Despite having worked in health care for the last 18 years, I am still constantly in awe of what modern medicine is able to do. One of my favorite patients is a man who sustained cancer of the esophagus (the organ responsible for the involuntary portion of the swallowing mechanism that smoothly massages food down past the vital organs in the chest and into the stomach). Esophageal cancer is associated with a very high rate of morbidity and mortality, related to both the disease process itself and the invasive treatments that are needed to eliminate the disease. In the case of my patient, I am grateful to his physicians and surgeons, who were able to not only remove the cancer but reconstruct his esophagus so that he can eat normally. He tells me that the only difference in his quality of life is that he needs to sleep sitting up a bit, or else the acidic contents of the stomach can leak up into the esophagus, creating irritation of his neo-esophagus. All in all, simply surviving the cancer would have been enough of a feat, but the fact that he can live a reasonably normal life is something I find incredible.
One of the two edged swords of being able to do such amazing things in medicine is that there is an expectation that we can fix everything, which is simply not the case. “So much for modern medicine, they can cure cancer, but I still have this headache.” As I’ve said before about the reality that even normal shoulders can be painful at times, so we have to reject the premise that the goal of modern medicine is to completely eliminate pain and suffering. If we think that blissful immortality is possible, or even desirable, we will not only fail in our attempt to reach it, but we will be unnecessarily distracted from achievable goals like improving accuracy of diagnoses, minimizing the risk of treatment options, and optimizing the means by which the best treatments are chosen. Time and energy are limited resources for the grant mechanisms that fund research, the scientists that perform the studies, and the clinicians that use the information to recommend treatment options. The challenge is that it is impossible to know a priori which paths will lead to the next MRI machine, drugs like Imatinib, or surgeries like the hip replacement; therefore, it is necessary to explore avenues of exploration that may not necessarily lead to practical applications in the short, or potentially even long term.
For all new innovations, each member of the health care world has a role to play in making sure that we are able to innovate and move the industry forward, while at the same time being mindful of the associated risks and costs of new technologies. Unfortunately, even if there is no overt charlatanism, there is a subconscious bias that we all have that keeps us from recognizing limitations of our points of view.¹ This means that if we are the one with the opinion, we should be aware of this limitation in ourselves, and if we are the ones being offered an opinion, we should be thoughtful about what kind of implicit or explicit bias is inherent in the opinion that is being offered. It surprises me how often friends and family members ask me whether I support a certain treatment that they have heard advertised on TV or on the radio; I tell them that it may not be a hard and fast rule, but as a general guideline, I would say that anything that still needs to be advertised directly to patients is unlikely to be an antifragile intervention that has withstood the test of time.² It surprises me just as much how often patients will insist that they need an intervention like surgery or a cortisone shot, when I have told them that this is not something that I would recommend for them. As someone who makes money from doing what it is they are asking for, I should not necessarily be trustworthy if I offer the treatment, but there is no reason for me to be suspected for saying that something that I get paid to do is not helpful in their specific situation.³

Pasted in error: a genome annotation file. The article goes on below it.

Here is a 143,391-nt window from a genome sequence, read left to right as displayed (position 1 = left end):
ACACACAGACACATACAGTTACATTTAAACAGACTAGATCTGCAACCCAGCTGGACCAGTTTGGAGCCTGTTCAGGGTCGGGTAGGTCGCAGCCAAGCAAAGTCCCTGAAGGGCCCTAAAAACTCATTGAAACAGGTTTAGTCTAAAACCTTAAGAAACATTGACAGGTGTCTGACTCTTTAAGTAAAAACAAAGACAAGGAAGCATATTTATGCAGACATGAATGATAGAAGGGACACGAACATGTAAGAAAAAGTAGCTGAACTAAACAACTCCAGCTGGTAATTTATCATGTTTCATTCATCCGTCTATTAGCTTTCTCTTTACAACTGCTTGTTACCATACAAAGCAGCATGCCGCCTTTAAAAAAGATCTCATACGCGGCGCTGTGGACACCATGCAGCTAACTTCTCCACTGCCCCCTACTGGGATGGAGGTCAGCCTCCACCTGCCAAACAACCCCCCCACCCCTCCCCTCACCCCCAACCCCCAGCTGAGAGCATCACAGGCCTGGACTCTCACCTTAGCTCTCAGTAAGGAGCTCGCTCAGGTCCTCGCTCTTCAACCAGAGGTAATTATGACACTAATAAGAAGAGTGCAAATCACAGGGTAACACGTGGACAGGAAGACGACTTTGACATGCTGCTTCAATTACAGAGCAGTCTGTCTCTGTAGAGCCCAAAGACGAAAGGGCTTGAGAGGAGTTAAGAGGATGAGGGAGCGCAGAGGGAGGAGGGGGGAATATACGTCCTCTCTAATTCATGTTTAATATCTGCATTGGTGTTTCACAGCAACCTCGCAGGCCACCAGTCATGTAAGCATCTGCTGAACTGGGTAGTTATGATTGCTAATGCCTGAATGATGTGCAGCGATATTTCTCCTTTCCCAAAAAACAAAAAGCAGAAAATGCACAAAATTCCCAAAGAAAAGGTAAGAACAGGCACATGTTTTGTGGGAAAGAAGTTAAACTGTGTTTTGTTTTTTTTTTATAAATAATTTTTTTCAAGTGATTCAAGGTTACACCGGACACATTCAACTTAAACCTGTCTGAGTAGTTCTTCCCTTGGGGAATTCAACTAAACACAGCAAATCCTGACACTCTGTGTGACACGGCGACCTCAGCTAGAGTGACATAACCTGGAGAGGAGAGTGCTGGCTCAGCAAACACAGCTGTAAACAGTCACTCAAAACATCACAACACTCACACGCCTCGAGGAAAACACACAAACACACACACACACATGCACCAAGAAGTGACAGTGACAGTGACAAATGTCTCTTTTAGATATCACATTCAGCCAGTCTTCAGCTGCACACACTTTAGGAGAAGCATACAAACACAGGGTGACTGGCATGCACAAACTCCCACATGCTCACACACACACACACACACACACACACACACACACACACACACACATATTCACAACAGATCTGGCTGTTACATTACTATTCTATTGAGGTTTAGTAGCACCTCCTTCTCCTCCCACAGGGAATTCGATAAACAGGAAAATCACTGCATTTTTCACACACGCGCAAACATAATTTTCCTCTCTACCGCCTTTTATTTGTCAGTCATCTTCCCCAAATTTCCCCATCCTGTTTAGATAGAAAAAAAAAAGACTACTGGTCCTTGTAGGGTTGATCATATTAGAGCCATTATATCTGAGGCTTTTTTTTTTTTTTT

We must accept the reality that human nature cannot be circumvented, and none of us is immune to the risk of thinking we have all the answers. We also do not want innovation to be stifled by a never ending suspicion of anything new. The discernment of which new ideas are worth exploring is a constantly moving target, and we all need to correct ourselves appropriately, knowing ourselves as either eager early adopters that need to slow down, or risk averse conservatives who need to be open to new things. When it comes to medical treatments, it is my opinion that the current tools that we have are not adequate to tell us what actually works versus what is just being marketed in a convincing way, without any actual data supporting the opinions being offered. In my next and final post in this series, I will offer a novel mechanism of tracking quality care delivery in an episode of care … yes, you should be suspicious that I think this idea is really much better than it really is, but maybe you’ll like it anyway.
- Lotto, R B. Deviate : the science of seeing differently. New York: Hachette Books, 2017.
- Taleb, Nassim N. Antifragile : things that gain from disorder. New York: Random House Trade Paperbacks, 2014.
- Taleb, Nassim N. Skin in the game : hidden asymmetries in daily life. New York: Random House, 2018.